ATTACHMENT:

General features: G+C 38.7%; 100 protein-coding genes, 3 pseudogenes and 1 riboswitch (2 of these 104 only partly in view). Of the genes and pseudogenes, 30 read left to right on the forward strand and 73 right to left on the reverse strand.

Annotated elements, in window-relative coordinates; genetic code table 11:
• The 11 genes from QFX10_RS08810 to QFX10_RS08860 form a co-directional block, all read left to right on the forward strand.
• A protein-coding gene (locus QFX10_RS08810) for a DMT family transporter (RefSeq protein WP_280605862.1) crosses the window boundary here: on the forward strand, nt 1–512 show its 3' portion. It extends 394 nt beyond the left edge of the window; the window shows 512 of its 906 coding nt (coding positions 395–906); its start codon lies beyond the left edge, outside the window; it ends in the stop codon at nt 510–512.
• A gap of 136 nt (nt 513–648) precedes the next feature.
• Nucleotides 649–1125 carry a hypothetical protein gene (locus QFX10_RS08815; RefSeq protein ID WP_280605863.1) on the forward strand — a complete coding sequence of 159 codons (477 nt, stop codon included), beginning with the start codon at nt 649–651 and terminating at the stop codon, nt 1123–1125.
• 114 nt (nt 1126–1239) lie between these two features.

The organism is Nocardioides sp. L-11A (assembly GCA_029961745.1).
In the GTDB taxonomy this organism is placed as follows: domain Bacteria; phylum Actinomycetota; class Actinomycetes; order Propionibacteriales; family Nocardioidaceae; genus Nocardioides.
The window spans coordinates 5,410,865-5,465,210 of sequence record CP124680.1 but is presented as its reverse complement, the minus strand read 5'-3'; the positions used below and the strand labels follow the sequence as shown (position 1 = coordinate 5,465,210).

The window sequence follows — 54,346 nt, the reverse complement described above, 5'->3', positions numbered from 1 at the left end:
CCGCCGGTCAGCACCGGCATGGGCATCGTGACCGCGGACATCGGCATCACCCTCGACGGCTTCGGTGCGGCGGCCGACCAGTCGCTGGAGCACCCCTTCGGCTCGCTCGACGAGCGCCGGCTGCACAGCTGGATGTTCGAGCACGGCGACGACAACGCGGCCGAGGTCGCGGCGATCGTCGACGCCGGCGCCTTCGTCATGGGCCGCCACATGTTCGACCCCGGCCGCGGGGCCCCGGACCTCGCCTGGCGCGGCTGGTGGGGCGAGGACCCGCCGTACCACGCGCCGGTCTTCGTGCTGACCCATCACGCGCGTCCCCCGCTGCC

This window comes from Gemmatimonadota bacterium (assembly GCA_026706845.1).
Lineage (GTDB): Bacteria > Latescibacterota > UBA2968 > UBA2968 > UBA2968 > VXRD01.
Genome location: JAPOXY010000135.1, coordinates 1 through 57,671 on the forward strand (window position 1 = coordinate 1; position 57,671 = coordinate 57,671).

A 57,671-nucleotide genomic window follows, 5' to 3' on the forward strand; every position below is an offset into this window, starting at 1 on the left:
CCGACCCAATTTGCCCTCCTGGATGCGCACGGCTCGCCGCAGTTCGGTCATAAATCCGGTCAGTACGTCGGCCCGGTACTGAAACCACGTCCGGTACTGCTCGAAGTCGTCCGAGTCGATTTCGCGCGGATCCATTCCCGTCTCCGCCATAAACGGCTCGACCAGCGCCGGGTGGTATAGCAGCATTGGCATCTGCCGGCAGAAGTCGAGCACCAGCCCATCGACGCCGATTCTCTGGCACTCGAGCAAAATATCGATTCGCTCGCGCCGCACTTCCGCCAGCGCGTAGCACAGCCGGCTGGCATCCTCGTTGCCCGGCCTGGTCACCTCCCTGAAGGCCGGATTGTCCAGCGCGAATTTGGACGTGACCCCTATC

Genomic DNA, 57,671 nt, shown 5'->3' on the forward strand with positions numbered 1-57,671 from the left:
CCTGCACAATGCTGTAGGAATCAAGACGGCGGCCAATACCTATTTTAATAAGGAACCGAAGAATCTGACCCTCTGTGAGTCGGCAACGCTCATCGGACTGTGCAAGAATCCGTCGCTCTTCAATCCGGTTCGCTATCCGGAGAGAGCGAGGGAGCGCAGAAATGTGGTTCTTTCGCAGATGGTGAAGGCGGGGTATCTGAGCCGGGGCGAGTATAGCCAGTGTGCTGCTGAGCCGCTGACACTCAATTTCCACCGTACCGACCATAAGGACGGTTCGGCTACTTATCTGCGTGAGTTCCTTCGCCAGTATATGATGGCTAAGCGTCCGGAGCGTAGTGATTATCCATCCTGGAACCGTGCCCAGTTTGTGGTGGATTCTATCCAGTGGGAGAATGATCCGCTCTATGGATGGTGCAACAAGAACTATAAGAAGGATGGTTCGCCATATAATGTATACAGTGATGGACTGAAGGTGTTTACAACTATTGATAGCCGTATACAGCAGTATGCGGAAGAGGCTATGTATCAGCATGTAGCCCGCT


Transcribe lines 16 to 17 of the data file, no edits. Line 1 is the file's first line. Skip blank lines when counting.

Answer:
A 57,671-nucleotide genomic window follows, 5' to 3' on the forward strand; every position below is an offset into this window, starting at 1 on the left:
CCGACCCAATTTGCCCTCCTGGATGCGCACGGCTCGCCGCAGTTCGGTCATAAATCCGGTCAGTACGTCGGCCCGGTACTGAAACCACGTCCGGTACTGCTCGAAGTCGTCCGAGTCGATTTCGCGCGGATCCATTCCCGTCTCCGCCATAAACGGCTCGACCAGCGCCGGGTGGTATAGCAGCATTGGCATCTGCCGGCAGAAGTCGAGCACCAGCCCATCGACGCCGATTCTCTGGCACTCGAGCAAAATATCGATTCGCTCGCGCCGCACTTCCGCCAGCGCGTAGCACAGCCGGCTGGCATCCTCGTTGCCCGGCCTGGTCACCTCCCTGAAGGCCGGATTGTCCAGCGCGAATTTGGACGTGACCCCTATC